Figure 4: Computing abound on
the second largest distinct slope.
Proof:
 we know the second largest slope = max_{S}(delta(y)/delta(x)), when delta(x) != 0.
 and it is easily to see: max_{S}(delta(y)/delta(x)) <= max_{S}(delta(y))
/ min_{S'}(delta(x)).
Theorem
1.2: Given a set of S of n
distinct points in the plane, finding a regular projection takes O(n log n) time.
The Optimization Problem
We consider now the question of not merely removing the degeneracies
(finding a regular projection), but removing them in the best way
possible, say with maximum projective
tolerance.
See Figure 3, we know this question is
determined by the midpoint of
the largest gap among
consecutive forbidden points on C ^{2}, the circle of
directions. The largest gap can be found by sorting the O( n^{2}) forbidden points.
Theorem
1.3: Given a set of S of n
distinct points in the plane, a regular projection with the maximum
projective tolerance can be computed in O(n^{2}logn) time and O(n^{2}) space.
Degeneracy
2: no two points in space lie
on a vertical line
The Decision Problem
Figure 5: A nonregular
projection of points(3D) on the xyplane.
Let S be a set of n
distinct points in Euclidean space and Let H be the xyplane, no
two points in space lie on a vertical line if each point in S projects
to distinct point on H. See Figure 5:
point 2, 3 have same project point on xyplane. so it isn't a regular
projection.
Let S _{xy} denote the set of points obtained by projecting S
onto the H (xyplane). First, sort the points in S _{xy} lexicographically
by x and y coordinates. Scan through the sorted list to determine
whether two (or more) points in S _{xy} have the same x and y
coordinates, we can tell whether there are vertical line degeneracies.
which takes O( n log n) time.
Theorem
2.1: Given a set of S of n
distinct points in space and a plane H, determining whether S admits a
regular projection onto H takes O(n log n).
The Computation problem
As in the 2D case, the
only forbidden directions of projections are given by line in space
going through pairs of points in S, because S does not admit a regular
projection onto planes perpendicular to these lines. By translating
every such line to origin and intersecting it with the sphere of
directions, we obtain O(n^{2})
(not necessarily distinct) forbidden points on C^{3}.
Figure 6: forbidden points on
unit sphere and its latitude circle.
if S doesn't project
regularly onto the xyplane, then there is at least one forbidden point
at the "northpole" of the
sphere, say it is M _{1}, Let M _{2 }denote
the second largest slope point, we know any sphere point in the latitude circle of M _{2}
except M _{1} can yield a regular projection. See Figure 6.
Figure 7: Fast algorithm for
upper bound of the second largest slope.
As in 2D case, we will compute the upper
bound of the second largest slope, instead of the second
largest slope. the algorithm follows:
 Let S_{xy}, S_{x} and S_{y }denote
the sets of points obtained by projecting S onto the xyplane, xaxis
and yaxis, respectively.
 Sort each of S_{xy}, S_{x} and S_{y} lexicographically.  O(n log n) time.
 Scan through each sorted list to remove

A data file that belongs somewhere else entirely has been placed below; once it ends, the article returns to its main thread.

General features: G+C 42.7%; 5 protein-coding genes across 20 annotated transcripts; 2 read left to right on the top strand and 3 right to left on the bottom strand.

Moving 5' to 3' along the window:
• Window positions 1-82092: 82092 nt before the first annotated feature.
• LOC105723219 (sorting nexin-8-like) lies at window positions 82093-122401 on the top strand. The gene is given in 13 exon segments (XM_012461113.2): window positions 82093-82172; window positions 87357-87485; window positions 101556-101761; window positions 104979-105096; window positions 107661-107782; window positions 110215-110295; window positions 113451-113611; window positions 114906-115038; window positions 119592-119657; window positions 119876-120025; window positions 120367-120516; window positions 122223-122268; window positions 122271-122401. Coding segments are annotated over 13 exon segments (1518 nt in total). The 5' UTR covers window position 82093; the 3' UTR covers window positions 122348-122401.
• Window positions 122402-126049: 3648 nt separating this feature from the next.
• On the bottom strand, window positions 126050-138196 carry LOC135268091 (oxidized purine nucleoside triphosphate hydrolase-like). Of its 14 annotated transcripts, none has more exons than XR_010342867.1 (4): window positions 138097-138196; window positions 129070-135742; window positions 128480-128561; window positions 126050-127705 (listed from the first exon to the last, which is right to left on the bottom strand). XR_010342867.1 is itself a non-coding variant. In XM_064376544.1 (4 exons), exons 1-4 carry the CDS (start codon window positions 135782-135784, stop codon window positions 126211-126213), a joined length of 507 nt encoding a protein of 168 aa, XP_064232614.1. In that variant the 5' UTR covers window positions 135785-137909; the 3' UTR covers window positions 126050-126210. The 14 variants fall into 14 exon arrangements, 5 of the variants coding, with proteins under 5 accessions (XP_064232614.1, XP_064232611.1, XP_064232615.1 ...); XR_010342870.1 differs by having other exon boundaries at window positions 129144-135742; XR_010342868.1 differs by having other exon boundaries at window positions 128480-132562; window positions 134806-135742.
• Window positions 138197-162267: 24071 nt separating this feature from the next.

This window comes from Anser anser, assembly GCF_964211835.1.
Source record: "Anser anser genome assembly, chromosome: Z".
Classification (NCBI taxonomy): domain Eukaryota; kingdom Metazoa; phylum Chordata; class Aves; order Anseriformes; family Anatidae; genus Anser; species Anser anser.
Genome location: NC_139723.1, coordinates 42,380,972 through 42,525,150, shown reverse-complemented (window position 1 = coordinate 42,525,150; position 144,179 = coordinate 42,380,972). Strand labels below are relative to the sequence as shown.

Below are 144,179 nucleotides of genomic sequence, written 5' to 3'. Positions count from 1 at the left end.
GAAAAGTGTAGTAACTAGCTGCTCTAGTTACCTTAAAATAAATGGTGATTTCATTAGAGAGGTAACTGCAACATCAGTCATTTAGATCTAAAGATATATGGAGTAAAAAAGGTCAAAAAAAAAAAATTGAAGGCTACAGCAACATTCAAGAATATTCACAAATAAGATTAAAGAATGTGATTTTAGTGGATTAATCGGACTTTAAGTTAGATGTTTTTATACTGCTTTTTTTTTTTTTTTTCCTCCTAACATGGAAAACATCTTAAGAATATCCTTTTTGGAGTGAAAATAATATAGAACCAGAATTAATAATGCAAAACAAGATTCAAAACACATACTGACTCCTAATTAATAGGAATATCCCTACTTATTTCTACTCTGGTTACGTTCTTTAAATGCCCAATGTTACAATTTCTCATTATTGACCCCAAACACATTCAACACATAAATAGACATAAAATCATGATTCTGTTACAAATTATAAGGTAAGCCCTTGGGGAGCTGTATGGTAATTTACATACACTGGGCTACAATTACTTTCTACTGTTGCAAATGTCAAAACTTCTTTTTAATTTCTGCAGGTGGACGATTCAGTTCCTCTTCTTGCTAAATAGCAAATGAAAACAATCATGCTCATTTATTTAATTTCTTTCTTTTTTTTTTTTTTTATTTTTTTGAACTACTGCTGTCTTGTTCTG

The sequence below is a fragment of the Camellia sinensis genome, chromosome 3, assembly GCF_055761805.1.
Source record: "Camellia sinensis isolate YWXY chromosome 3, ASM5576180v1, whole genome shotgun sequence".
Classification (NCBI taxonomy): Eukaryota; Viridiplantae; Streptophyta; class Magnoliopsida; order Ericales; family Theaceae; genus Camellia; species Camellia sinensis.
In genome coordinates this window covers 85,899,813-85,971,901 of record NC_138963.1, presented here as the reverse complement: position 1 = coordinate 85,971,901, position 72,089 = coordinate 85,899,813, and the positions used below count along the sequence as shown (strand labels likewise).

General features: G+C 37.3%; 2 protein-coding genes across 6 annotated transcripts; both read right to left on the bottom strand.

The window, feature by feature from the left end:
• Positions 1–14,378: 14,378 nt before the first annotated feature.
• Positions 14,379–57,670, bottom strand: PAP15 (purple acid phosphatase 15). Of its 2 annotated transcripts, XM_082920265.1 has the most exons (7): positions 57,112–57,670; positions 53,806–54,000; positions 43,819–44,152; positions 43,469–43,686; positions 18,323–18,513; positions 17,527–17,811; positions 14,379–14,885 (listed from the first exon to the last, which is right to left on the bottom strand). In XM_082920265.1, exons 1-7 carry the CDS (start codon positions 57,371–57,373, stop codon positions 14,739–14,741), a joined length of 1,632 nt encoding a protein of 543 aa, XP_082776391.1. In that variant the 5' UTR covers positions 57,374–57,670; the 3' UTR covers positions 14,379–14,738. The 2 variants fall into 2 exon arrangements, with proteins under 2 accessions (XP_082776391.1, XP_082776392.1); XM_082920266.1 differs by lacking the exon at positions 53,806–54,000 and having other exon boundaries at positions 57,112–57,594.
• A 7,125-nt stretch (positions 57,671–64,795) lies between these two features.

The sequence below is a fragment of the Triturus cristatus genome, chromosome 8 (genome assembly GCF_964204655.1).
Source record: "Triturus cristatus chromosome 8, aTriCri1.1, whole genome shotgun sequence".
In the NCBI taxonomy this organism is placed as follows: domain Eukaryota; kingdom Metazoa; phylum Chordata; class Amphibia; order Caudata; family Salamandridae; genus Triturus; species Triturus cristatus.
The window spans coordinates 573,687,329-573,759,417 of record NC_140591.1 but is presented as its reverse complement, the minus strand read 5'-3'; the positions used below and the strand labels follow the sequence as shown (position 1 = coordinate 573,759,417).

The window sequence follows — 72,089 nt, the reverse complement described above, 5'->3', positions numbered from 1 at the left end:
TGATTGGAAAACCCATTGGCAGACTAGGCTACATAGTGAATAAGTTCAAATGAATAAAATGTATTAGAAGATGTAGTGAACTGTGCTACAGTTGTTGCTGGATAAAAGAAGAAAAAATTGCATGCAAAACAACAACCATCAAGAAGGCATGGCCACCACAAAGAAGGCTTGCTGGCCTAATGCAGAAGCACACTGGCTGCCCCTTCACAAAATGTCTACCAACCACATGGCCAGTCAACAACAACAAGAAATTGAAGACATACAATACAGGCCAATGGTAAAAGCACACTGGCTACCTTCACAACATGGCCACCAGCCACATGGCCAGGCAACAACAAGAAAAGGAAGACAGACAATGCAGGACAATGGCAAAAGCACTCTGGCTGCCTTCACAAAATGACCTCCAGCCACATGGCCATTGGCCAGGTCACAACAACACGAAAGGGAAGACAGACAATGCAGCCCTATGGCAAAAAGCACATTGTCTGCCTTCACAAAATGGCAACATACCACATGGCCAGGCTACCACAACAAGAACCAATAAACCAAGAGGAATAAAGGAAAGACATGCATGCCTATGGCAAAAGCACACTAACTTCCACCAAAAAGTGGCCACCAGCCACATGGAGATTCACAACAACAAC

multiple occurrences of a point ( keeping one copy). Call these new
sorted lists S_{xy}^{*}, S_{x}^{*} and S_{y}^{*},
respectively.
 Compute the width of S in the
zdirection. max_{S}{delta(z)}. Also compute d = min{min_{Sx*}{delta(x)},
min_{Sy*}{delta(y)}}.
 The upper
bound of the second largest slope M_{2} is max_{S}{delta(z)}
/ d.
Proof:
 The second
largest slope = max_{S}(delta(z)/sqrt(delta(x)*delta(x)
+ delta(y)*delta(y))), when delta(x)*delta(x) + delta(y)*delta(y)
!= 0.
 and it is easily to see: max_{S}(delta(z)/sqrt(delta(x)*delta(x) +
delta(y)*delta(y))) <= max_{S}{delta(z)} / d.
Theorem
2.2: Given a set of S of n
distinct points in space, finding a regular projection of S takes O(n
log n) time.
The Optimization
Problem
As in the 2D case, it
is desirable to remove verticalline degeneracies in an optimal way,
i.e., a direction of projection from which we can deviate the most
without introducing degeneracies.
Figure 8: The largest empty
circle on the surface of the direction sphere.
It is easily to see
that such a direction should be determined by the center of the largest empty circle among the m = O( n^{2})
forbidden points on C ^{3}, See Figure
8.
 Find and discard all duplicate points on C^{3}
by performing a lexicographic sort of the
forbidden points.  O(m
log m)
 Computing the convex hull of the points.
 O(m log m)
 Computing The Voronoi diagram on the sphere
from the convex hull in linearly time.  O(m). The lower convex hull when
projected to the plane is the Delaunay triangulation which is the dual
of the Voronoi diagram and can be computed trivially from it. See
Brown[3] for detail.
 get the largest empty circle. O(m).
 the optimal direction is determined by the
center of the empty largest circle.
Theorem
2.3: Given a set of S of n
distinct points in space, a regular projection plane with the maximum
projective tolerance can be computed in O(n^{2} log n) time and O(n^{2}) space.
Degeneracy
3: no two points in space have
the same xcoordinates
The Decision Problem
By sorting the points
of S by their xcoordinate value, we can determine if any two points of
S have the same xcoordinate, i.e., if the projection onto the xaxis is
regular or not. Once again, we reduce elementuniqueness to this
problem to show an Omega( n log n) lower bound.
Theorem
3.1: Given a set of S of n
distinct points in space, whether S admits a regular projection onto
the xaxis can be determined in O(n log n) time.
The Computation problem
The problem is find a line L that S yields a regular projection onto L.
This can be done as follows: